How the Red Sox can fix Jon Lester

Jon Lester fell to 5-8 after Sunday’s loss.
Jared Wickerham/Getty Images
Jon Lester fell to 5-8 after Sunday’s loss.

ARLINGTON, Texas — When the stories broke last fall about the unprofessional behavior in the Red Sox clubhouse, fairness required that Jon Lester, Josh Beckett and John Lackey be given the opportunity to present their side of the story.

Beckett passed, as did Lackey. No surprise there. But following a series of emails with his agent, Jon Lester called one morning in October and we spoke for 45 minutes or so.

Lester was honest, admitting that drinking on the job was a mistake. He also spoke earnestly about wanting to be more of a team leader. He seemed intent on distancing himself from Beckett and Lackey.


In reviewing notes from that interview, one thing stood out that didn’t before. On four different occasions when we spoke, Lester said that he cared what people thought of him and that he was sensitive to the public perception of the team.

Get Sports Headlines in your inbox:
The most recent sports headlines delivered to your inbox every morning.
Thank you for signing up! Sign up for more newsletters here

“I really want this to work,” he said shortly before we hung up.

The same sentiments were in place in spring training. Faced with a barrage of questions about 2011, Lester admitted to his mistakes and promised to do better. There was a clear sense that he was trying to do the right thing and be more of a positive presence in the clubhouse.

Obviously it hasn’t worked out like everybody hoped it would. Lester is 5-8 with a 5.46 earned run average. The Sox are a shocking 7-13 in the games he has started and Lester walks around with a scowl that never seems to change.

The Red Sox are 55-68 since last Sept. 1 and it’s primarily because Lester and Beckett, their top two starters, have a 5.11 ERA. The team has won 15 of the last 46 games they have started.


Everything else — Bobby Valentine, the owners, the offense, etc. — is just noise. Baseball invariably comes down to starting pitching and when the top two starters stink, there’s not much else that matters to a team.

The question now is what to do with Lester. Let’s start with what not to do:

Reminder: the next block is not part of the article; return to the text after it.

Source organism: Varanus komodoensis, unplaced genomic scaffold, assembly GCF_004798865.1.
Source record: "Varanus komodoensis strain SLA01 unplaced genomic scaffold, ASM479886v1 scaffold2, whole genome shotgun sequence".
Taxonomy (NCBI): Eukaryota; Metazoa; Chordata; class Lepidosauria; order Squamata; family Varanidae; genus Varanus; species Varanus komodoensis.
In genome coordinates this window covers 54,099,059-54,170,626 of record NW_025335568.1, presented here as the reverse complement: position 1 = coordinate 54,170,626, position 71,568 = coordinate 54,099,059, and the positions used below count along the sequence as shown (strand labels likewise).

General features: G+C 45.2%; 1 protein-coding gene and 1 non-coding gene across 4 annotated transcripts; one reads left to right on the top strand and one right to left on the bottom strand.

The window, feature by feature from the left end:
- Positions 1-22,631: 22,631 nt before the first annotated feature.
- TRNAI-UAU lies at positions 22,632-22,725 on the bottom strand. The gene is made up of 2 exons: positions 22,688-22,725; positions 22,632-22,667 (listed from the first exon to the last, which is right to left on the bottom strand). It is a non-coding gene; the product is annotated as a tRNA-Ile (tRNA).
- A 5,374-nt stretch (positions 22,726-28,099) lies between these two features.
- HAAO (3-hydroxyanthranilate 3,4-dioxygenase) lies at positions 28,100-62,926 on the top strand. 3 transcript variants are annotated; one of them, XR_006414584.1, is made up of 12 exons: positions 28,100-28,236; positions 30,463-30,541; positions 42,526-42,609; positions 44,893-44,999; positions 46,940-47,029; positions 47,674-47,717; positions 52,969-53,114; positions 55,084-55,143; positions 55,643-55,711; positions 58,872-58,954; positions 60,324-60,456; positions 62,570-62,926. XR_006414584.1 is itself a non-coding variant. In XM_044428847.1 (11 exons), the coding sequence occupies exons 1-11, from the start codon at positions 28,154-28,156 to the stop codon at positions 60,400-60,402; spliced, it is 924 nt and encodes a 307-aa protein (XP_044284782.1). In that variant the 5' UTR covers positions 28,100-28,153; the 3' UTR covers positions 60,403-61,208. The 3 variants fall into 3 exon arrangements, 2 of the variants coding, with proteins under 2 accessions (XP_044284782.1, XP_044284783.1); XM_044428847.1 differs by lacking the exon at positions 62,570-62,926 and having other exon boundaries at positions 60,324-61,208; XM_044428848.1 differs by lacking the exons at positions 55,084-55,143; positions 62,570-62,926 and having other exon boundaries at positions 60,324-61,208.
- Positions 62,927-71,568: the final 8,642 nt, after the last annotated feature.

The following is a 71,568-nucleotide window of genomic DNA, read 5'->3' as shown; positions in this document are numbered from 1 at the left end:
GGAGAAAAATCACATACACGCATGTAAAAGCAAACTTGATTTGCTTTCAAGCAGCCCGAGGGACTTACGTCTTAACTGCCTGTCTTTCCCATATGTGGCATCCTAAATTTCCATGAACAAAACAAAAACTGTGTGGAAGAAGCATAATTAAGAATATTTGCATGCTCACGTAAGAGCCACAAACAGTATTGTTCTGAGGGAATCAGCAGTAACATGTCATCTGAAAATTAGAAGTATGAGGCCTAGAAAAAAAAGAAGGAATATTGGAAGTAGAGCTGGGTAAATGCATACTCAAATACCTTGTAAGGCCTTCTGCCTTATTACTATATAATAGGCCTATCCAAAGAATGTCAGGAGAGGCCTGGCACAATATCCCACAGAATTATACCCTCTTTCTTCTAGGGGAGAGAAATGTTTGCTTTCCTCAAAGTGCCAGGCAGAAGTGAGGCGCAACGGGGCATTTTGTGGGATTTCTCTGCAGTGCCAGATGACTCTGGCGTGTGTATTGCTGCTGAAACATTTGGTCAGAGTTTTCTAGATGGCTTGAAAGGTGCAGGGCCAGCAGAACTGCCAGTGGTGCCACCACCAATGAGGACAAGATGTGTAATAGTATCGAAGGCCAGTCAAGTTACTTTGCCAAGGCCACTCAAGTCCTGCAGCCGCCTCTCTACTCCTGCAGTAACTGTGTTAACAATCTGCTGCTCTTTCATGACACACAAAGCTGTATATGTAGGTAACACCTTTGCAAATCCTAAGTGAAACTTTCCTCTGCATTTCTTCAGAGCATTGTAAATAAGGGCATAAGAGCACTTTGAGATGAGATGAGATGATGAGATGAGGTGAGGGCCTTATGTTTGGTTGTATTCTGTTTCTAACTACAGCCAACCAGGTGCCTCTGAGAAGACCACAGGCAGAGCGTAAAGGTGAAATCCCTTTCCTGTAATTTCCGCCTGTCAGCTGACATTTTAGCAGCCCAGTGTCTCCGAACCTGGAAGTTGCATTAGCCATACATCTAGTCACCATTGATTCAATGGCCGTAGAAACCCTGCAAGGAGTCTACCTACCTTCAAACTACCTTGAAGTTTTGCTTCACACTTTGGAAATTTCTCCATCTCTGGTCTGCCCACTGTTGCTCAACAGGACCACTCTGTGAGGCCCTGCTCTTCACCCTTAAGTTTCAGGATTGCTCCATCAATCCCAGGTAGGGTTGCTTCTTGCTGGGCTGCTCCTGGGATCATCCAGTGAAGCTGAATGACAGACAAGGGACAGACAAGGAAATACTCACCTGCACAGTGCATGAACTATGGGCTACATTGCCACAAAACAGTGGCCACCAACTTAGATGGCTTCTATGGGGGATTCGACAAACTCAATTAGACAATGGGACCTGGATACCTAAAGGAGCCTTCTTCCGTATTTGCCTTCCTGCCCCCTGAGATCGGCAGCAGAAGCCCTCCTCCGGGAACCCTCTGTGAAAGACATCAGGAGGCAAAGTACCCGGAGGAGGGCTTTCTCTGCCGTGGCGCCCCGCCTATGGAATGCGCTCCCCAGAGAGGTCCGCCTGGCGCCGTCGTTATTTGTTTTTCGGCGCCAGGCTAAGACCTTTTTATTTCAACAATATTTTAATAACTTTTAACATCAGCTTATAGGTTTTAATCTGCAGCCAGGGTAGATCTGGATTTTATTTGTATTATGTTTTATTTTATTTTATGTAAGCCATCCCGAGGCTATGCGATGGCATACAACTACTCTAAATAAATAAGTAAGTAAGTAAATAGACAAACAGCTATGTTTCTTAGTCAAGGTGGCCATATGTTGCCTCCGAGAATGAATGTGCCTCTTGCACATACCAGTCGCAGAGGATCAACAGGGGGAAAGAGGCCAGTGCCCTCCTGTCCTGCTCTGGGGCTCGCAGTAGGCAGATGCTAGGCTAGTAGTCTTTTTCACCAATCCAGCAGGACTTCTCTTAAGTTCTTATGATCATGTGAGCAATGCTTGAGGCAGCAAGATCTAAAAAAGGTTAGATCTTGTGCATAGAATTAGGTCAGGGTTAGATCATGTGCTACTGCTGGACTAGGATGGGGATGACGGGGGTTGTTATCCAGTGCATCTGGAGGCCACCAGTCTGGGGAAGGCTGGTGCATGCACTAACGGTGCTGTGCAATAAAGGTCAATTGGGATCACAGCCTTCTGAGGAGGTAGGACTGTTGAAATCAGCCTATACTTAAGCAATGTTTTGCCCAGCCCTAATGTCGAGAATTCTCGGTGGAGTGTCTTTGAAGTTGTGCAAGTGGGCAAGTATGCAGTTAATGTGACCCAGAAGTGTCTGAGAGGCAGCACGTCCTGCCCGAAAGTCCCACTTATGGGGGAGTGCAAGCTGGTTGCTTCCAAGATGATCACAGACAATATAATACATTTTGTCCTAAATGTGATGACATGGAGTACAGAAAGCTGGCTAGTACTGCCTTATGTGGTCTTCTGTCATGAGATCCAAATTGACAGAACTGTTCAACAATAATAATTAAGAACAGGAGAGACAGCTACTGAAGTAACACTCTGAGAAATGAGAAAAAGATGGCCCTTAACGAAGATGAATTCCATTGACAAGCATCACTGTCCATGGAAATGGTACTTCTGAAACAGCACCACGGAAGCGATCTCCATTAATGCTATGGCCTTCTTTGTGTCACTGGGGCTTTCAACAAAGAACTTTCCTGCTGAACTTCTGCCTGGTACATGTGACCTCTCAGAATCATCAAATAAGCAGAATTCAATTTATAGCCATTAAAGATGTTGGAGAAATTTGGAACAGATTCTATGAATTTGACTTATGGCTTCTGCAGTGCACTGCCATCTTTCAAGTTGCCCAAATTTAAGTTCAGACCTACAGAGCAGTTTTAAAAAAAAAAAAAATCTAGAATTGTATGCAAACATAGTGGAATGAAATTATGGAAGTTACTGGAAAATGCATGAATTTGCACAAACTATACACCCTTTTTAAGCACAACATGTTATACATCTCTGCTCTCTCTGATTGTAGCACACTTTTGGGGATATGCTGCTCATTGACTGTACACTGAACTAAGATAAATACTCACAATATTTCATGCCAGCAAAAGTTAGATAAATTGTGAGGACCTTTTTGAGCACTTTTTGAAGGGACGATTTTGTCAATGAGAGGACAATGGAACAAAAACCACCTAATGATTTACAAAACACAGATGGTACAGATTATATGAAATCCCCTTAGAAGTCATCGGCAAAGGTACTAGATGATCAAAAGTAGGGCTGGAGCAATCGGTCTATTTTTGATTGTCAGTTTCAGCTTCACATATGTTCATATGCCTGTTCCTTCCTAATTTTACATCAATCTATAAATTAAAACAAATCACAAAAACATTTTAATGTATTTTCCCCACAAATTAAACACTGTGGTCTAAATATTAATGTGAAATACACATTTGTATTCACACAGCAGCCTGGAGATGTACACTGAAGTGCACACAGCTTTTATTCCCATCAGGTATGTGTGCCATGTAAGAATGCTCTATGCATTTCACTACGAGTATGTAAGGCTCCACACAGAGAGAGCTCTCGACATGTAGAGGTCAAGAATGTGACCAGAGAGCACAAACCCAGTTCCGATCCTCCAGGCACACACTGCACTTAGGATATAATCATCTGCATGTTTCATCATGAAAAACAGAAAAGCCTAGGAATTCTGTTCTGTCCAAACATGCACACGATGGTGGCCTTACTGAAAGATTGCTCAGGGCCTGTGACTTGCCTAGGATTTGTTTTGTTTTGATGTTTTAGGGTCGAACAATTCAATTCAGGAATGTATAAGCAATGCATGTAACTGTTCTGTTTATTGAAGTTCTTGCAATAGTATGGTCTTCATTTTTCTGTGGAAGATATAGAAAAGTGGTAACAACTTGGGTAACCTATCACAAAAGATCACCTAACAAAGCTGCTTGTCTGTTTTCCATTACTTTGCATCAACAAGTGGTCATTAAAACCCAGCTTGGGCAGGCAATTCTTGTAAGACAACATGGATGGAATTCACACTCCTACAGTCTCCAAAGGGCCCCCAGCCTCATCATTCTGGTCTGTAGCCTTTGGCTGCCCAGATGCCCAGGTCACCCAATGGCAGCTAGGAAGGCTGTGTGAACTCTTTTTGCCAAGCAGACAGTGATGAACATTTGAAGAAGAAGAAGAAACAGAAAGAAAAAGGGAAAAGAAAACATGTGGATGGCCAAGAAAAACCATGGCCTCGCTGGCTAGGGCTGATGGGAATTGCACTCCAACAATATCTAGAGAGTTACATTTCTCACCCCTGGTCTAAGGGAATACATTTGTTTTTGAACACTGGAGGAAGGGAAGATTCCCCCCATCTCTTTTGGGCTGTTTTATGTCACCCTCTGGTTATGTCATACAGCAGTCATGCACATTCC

Trade him: This is dumb. Lester has never had less value than he does today. Trading him now would be akin to selling your car after you drove it into a tree.

Lester is under team control for the ‘13 and ‘14 seasons at a reasonable cost of $24.62 million. He has had approximately eight bad starts in 2012. He had far more impressive starts from 2006-11. Lester is a 28-year-old healthy lefthanded starter with a good track record. You don’t trade such players.

Demote him: This is a big shouting point among the masses. Teach the player a lesson and send him to Pawtucket! No can do. Lester has five years of major league service time. He can refuse the assignment and become a free agent. The Yankees would sign him 30 seconds later.


Here’s what they could do:

Disable him: Sure, this is possible and maybe even likely. Invent an injury (forearm tightness is a good one) and give Lester two weeks off to clear his head. This might even make sense given that otherwise he starts in the Bronx this weekend.

Fix him: Lester has gotten away from overpowering hitters with his four-seam fastball and relies too much on his cutter. His pitch selection needs fine-tuning. It’s also pretty obvious that he lets missed calls by the umpire bother him.

Somebody, and Valentine is a good candidate, needs to sit Lester down and tell him to stop worrying about things he can’t control. The Red Sox front office treats players they drafted like favorite children. A little discipline is needed.

Mechanically, Lester is not driving the ball down as consistently as he once did. These are all things that can be cured.

Get a pitching coach who can help him: The Sox have had three pitching coaches in the last three years. The transition from John Farrell to Curt Young and now Bob McClure has affected the starters adversely.

Farrell was a forceful presence intellectually and physically, the kind of coach who told his pitchers what they had to to instead of merely suggesting it. Young, a genial guy who worked well with young pitchers in Oakland, came in with the idea of not screwing things up and generally that was the case until September. McClure, who was fired by the Royals, knows pitching. But his hands-off method (oddly, he is against going to the mound during games) doesn’t appear to be working.

It also doesn’t help much that Valentine clearly prefers the counsel of Randy Niemman, the “assistant pitching coach” who took over for several weeks when McClure was away attending to a family medical emergency.

The biggest offseason need for the Sox may be finding a pitching coach with the gravitas to handle Beckett, Lester and Co. They Sox need one strong voice with their pitchers, not a chorus.

Maybe that’s even McClure. But the system in place now is not working.

It’s easy to watch Lester pitch the way he did on Sunday and demand instant changes. But the smart thing is to find a way to fix what is wrong and reap the benefits.

The Yankees dumped A.J. Burnett on the Pirates in February for a bag of rocks. Burnett got hurt in spring training then allowed 12 earned runs in 2 2/3 innings against the Cardinals on May 2.

He is 10-1, 2.84 since and the Pirates are percentage points out of first place.

Burnett had a lousy season in 2011 for assorted reasons. He didn’t forget how to pitch. Neither did Jon Lester.